Nine days after the election, the ECB cut off its main line of funding to Greek banks, forcing them to access funds through a special lending program which comes with higher interest rates. Mark Weisbrot of the Center for Economic and Policy Research suggested that following Syriza’s election victory, the strategy of European officials was “to do enough damage to the Greek economy during the negotiating process to undermine support for the current government, and ultimately replace it.” The ECB, under its President Mario Draghi, quickly took a hardline approach to dealing with Greece, increasing the pressure on Athens to reach a deal with its creditors.
In early March, the ECB added pressure on Greece by indicating that it would only continue lending to Greek banks once the country complied with the terms of the existing bailout. On 9 March, a meeting of the Eurogroup was held where ECB president Mario Draghi warned the Greeks that they must let Troika officials return to Athens to review the country’s finances if they ever wanted any more aid. The same message was delivered by officials of the European Commission and the IMF. The Greeks were forced to comply. As negotiations continued, it became increasingly clear that the unelected institutions of the IMF and ECB had immense power over the terms and conditions of the talks.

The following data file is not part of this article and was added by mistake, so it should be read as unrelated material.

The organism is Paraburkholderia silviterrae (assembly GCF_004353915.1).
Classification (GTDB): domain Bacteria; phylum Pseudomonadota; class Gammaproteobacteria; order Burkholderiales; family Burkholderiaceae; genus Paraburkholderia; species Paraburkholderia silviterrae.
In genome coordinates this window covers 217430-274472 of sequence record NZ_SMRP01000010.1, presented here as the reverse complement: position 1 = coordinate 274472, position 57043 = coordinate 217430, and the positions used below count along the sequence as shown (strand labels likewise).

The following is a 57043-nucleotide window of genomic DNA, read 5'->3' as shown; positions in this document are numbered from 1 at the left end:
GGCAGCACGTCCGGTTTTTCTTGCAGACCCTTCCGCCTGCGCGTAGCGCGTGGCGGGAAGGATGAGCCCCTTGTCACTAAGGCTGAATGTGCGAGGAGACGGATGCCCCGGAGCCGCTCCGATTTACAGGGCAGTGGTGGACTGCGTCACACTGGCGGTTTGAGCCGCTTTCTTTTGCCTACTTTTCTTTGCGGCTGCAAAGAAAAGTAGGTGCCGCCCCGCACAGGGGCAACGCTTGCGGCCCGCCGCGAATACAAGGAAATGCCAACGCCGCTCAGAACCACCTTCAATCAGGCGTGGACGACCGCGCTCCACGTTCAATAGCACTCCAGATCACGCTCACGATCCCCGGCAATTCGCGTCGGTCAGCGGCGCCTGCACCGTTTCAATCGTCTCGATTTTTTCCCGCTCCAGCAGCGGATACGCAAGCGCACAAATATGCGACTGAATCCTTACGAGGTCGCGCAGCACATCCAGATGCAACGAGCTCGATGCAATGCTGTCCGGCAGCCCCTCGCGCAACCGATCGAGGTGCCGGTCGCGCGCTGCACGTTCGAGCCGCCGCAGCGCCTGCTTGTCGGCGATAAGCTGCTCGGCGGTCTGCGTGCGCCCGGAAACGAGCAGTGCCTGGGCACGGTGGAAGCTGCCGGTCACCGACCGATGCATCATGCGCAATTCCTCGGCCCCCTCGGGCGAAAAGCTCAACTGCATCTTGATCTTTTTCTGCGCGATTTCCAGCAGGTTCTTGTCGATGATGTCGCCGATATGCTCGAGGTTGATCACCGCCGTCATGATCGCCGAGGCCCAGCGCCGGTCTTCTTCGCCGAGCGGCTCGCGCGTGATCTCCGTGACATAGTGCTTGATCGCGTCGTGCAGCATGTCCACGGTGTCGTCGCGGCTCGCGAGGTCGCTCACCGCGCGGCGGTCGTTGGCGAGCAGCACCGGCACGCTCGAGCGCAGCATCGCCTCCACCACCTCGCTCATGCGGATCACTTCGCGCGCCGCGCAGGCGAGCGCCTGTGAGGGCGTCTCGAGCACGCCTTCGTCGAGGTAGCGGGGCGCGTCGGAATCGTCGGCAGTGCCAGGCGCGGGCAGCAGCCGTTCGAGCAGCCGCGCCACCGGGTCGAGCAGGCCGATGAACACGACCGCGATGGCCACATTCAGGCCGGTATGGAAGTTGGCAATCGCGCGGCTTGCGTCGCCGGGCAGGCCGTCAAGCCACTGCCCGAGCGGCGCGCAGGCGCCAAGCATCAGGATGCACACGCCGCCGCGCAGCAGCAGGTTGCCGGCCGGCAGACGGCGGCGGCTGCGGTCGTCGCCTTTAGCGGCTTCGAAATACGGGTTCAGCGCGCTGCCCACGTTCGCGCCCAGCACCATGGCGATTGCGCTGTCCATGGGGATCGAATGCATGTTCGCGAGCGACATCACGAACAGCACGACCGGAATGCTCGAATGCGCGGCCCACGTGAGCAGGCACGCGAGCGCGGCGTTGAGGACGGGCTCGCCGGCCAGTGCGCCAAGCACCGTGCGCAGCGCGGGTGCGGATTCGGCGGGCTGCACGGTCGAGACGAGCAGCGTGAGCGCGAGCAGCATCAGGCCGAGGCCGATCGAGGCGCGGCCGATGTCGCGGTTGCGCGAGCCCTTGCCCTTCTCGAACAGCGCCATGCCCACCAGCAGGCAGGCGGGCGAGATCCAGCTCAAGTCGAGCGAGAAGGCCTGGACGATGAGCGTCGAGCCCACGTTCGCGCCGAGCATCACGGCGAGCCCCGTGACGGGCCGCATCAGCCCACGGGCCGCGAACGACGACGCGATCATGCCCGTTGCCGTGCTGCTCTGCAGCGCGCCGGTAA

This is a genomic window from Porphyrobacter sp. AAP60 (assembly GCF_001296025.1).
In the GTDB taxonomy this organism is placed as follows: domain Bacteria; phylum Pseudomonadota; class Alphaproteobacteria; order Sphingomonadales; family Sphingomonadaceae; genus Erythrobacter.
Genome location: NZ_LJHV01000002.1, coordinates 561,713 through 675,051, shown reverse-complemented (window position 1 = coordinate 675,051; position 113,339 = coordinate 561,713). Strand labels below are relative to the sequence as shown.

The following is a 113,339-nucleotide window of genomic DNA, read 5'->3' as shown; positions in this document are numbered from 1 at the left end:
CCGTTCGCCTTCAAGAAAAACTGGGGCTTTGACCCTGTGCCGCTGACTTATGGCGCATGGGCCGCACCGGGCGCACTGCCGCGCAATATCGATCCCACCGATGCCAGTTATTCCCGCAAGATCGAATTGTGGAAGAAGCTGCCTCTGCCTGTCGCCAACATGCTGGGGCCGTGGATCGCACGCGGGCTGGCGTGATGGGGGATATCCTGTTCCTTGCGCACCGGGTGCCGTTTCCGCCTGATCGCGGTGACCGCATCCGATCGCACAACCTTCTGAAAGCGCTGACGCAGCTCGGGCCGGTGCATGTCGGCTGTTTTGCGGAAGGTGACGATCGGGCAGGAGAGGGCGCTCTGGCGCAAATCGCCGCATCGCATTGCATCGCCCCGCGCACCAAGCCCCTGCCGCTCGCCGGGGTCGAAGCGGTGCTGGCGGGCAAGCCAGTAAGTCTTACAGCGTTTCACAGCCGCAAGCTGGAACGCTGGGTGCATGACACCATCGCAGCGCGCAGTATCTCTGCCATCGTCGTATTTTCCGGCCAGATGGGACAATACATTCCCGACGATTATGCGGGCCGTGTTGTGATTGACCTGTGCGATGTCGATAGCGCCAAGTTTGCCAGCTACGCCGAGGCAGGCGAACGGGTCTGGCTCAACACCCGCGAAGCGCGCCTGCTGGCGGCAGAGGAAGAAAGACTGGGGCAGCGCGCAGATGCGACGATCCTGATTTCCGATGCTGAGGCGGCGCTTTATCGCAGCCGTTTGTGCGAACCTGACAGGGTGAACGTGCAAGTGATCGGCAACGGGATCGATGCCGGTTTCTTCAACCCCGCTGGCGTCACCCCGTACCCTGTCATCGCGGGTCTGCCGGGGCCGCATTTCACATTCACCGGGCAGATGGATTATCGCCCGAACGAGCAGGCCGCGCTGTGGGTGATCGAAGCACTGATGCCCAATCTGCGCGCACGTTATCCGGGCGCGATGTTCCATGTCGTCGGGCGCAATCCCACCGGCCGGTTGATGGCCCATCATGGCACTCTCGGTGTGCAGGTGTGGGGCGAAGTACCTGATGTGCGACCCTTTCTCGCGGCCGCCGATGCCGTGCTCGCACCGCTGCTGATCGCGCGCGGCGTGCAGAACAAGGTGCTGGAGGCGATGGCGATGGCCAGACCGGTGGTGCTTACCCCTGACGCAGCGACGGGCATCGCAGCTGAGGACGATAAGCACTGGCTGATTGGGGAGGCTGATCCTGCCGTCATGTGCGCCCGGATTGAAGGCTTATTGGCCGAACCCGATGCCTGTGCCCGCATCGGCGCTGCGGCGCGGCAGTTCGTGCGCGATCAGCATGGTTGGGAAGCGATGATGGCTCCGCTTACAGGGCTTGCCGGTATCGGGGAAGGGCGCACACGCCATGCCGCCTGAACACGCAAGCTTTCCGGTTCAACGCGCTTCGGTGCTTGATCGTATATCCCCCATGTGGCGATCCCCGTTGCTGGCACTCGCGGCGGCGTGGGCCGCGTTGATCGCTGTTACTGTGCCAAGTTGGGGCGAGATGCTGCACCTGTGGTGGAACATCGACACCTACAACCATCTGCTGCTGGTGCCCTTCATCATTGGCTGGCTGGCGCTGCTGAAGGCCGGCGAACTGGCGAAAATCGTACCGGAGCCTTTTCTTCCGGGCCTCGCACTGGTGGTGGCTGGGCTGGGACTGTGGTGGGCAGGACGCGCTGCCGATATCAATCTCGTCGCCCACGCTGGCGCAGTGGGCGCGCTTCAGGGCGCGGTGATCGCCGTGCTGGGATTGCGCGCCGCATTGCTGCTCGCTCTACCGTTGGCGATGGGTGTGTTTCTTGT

Negotiations were dragged out, and the economy continued its collapse. By mid-June, Prime Minister Tsipras accused the creditors of “trying to subvert Greece’s elected government” and encourage “regime change.” James Putzel, a development studies professor at the London School of Economics (LSE) noted that Greece was being forced to choose between more austerity and reforms under Troika demands, or being booted from the eurozone and losing the common currency (something which the Greek people did not want). “Greece’s creditors,” he wrote, “seem bent on forcing the demise of the Syriza government.” Robert H. Wade, a political economy professor at LSE agreed, referring to the strategy as a “coup d’état by stealth.”